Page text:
Assessment of Blood Biomarker Profile after Acute Concussion during Combative Training among US Military Cadets: A Prospective Study from the NCAA and US Department of Defense CARE Consortium

Christopher C. Giza*, Michael McCrea, Daniel Huber, Kenneth L. Cameron, Megan N. Houston, Jonathan C. Jackson, Gerald McGinty, Paul Pasquina, Steven P. Broglio, Alison Brooks, John Difiori, Stefan Duma, Jaroslaw Harezlak, Joshua Goldman, Kevin Guskiewicz, Thomas W. McAllister, David McArthur, Timothy B. Meier, Jason P. Mihalik, Lindsay D. NelsonSteven Rowson, Jessica Gill, Tatiana Foroud, Barry Katz, Andrew Saykin, Darren E. Campbell, Steven Svoboda

*Corresponding author for this work

Research output: Contribution to journalArticlepeer-review

28 Scopus citations


Importance: Validation of protein biomarkers for concussion diagnosis and management in military combative training is important, as these injuries occur outside of traditional health care settings and are generally difficult to diagnose. Objective: To investigate acute blood protein levels in military cadets after combative training-associated concussions. Design, Setting, and Participants: This multicenter prospective case-control study was part of a larger cohort study conducted by the National Collegiate Athletic Association and the US Department of Defense Concussion Assessment Research and Education (CARE) Consortium from February 20, 2015, to May 31, 2018. The study was performed among cadets from 2 CARE Consortium Advanced Research Core sites: the US Military Academy at West Point and the US Air Force Academy. Cadets who incurred concussions during combative training (concussion group) were compared with cadets who participated in the same combative training exercises but did not incur concussions (contact-control group). Clinical measures and blood sample collection occurred at baseline, the acute postinjury point (<6 hours), the 24- to 48-hour postinjury point, the asymptomatic postinjury point (defined as the point at which the cadet reported being asymptomatic and began the return-to-activity protocol), and 7 days after return to activity. Biomarker levels and estimated mean differences in biomarker levels were natural log (ln) transformed to decrease the skewness of their distributions. Data were collected from August 1, 2016, to May 31, 2018, and analyses were conducted from March 1, 2019, to January 14, 2020. Exposure: Concussion incurred during combative training. Main Outcomes and Measures: Proteins examined included glial fibrillary acidic protein, ubiquitin C-terminal hydrolase-L1, neurofilament light chain, and tau. Quantification was conducted using a multiplex assay (Simoa; Quanterix Corp). Clinical measures included the Sport Concussion Assessment Tool-Third Edition symptom severity evaluation, the Standardized Assessment of Concussion, the Balance Error Scoring System, and the 18-item Brief Symptom Inventory. Results: Among 103 military service academy cadets, 67 cadets incurred concussions during combative training, and 36 matched cadets who engaged in the same training exercises did not incur concussions. The mean (SD) age of cadets in the concussion group was 18.6 (1.3) years, and 40 cadets (59.7%) were male. The mean (SD) age of matched cadets in the contact-control group was 19.5 (1.3) years, and 25 cadets (69.4%) were male. Compared with cadets in the contact-control group, those in the concussion group had significant increases in glial fibrillary acidic protein (mean difference in ln values, 0.34; 95% CI, 0.18-0.50; P <.001) and ubiquitin C-terminal hydrolase-L1 (mean difference in ln values, 0.97; 95% CI, 0.44-1.50; P <.001) levels at the acute postinjury point. The glial fibrillary acidic protein level remained high in the concussion group compared with the contact-control group at the 24- to 48-hour postinjury point (mean difference in ln values, 0.22; 95% CI, 0.06-0.38; P =.007) and the asymptomatic postinjury point (mean difference in ln values, 0.21; 95% CI, 0.05-0.36; P =.01). The area under the curve for all biomarkers combined, which was used to differentiate cadets in the concussion and contact-control groups, was 0.80 (95% CI, 0.68-0.93; P <.001) at the acute postinjury point. Conclusions and Relevance: This study's findings indicate that blood biomarkers have potential for use as research tools to better understand the pathobiological changes associated with concussion and to assist with injury identification and recovery from combative training-associated concussions among military service academy cadets. These results extend the previous findings of studies of collegiate athletes with sport-associated concussions..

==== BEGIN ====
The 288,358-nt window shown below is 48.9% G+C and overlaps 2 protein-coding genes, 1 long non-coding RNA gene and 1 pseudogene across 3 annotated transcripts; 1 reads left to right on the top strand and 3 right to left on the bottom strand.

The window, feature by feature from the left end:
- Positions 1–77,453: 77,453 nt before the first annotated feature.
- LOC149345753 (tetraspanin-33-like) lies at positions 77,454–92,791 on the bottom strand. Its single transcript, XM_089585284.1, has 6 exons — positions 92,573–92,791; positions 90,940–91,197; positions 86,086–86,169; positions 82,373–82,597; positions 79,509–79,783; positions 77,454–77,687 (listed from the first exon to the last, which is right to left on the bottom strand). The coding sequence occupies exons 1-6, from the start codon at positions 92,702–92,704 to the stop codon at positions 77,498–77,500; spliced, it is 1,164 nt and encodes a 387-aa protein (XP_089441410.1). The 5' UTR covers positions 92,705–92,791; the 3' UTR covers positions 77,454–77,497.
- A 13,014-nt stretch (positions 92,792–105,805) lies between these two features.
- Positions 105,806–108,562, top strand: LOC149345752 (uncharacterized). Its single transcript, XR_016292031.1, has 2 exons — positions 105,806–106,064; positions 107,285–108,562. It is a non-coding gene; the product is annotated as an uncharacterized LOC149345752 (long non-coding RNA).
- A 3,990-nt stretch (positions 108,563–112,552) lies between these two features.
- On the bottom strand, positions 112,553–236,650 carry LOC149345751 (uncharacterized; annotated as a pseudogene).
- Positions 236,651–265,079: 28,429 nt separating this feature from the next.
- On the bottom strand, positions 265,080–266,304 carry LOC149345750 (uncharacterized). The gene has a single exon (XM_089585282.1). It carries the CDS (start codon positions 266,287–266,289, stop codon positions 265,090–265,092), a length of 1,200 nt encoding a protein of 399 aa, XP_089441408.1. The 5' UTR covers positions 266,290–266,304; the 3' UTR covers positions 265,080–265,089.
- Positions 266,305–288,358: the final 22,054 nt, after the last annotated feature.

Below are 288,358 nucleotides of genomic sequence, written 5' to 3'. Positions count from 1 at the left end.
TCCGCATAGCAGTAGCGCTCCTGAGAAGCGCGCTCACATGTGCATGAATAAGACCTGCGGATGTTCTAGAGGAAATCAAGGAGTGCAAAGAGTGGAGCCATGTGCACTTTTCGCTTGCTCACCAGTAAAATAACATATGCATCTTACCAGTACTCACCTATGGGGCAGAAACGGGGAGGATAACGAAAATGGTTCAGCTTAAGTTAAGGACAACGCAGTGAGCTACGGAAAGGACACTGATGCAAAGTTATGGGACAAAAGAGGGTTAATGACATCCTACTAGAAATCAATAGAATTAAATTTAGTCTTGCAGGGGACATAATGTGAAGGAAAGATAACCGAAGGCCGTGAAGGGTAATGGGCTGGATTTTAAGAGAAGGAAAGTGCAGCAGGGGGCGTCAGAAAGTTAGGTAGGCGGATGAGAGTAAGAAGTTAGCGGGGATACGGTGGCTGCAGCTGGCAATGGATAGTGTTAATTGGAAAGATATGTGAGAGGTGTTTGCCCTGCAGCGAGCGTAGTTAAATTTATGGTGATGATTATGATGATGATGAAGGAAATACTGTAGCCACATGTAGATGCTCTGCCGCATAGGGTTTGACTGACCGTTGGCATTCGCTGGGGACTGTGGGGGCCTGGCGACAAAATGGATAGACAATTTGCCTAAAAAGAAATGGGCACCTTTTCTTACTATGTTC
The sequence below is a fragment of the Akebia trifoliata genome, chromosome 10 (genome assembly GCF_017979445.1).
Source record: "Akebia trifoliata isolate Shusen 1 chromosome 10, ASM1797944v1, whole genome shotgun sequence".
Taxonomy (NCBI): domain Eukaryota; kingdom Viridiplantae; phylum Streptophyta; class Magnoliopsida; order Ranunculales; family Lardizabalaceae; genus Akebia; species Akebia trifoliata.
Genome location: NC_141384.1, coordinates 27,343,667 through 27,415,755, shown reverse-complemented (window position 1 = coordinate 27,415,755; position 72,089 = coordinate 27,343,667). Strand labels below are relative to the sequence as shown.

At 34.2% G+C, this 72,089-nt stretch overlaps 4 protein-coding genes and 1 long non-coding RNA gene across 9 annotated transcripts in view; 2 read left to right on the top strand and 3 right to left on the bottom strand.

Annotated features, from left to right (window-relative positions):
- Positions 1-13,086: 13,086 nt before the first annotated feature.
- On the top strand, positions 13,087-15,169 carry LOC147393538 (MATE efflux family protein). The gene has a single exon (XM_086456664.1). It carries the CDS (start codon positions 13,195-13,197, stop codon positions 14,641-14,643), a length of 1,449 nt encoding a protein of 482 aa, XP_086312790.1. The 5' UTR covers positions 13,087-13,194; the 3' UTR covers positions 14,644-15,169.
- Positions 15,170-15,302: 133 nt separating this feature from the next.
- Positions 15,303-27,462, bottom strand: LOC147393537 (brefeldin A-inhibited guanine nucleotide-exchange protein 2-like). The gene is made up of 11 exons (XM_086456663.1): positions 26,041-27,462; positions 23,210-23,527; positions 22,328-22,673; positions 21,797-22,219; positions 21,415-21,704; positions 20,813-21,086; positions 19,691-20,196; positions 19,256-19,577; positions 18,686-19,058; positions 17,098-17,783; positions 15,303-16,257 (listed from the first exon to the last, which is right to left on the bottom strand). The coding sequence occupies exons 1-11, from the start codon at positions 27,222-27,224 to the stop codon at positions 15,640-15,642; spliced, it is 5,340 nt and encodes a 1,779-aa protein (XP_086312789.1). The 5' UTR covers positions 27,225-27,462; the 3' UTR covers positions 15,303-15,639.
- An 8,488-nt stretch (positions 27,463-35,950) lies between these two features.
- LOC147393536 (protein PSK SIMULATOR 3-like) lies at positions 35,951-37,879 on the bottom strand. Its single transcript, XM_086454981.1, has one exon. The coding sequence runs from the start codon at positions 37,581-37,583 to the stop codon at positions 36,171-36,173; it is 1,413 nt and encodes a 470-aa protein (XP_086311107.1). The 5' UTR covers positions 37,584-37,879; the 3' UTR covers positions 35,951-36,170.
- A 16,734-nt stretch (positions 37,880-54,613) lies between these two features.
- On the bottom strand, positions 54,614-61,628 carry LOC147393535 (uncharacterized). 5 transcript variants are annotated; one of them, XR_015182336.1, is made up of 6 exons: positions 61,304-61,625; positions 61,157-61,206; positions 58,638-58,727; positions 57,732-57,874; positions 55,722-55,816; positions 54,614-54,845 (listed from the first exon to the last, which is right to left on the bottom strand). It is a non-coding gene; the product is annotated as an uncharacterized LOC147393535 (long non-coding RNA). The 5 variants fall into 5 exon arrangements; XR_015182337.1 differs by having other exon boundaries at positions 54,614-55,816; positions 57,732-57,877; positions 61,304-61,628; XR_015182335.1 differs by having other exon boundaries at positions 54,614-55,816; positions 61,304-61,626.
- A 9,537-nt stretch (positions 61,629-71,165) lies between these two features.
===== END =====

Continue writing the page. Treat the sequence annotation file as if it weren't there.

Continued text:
Original languageEnglish
Pages (from-to)E2037731
JournalJAMA Network Open
Issue number2
StatePublished - 22 Feb 2021
Externally publishedYes


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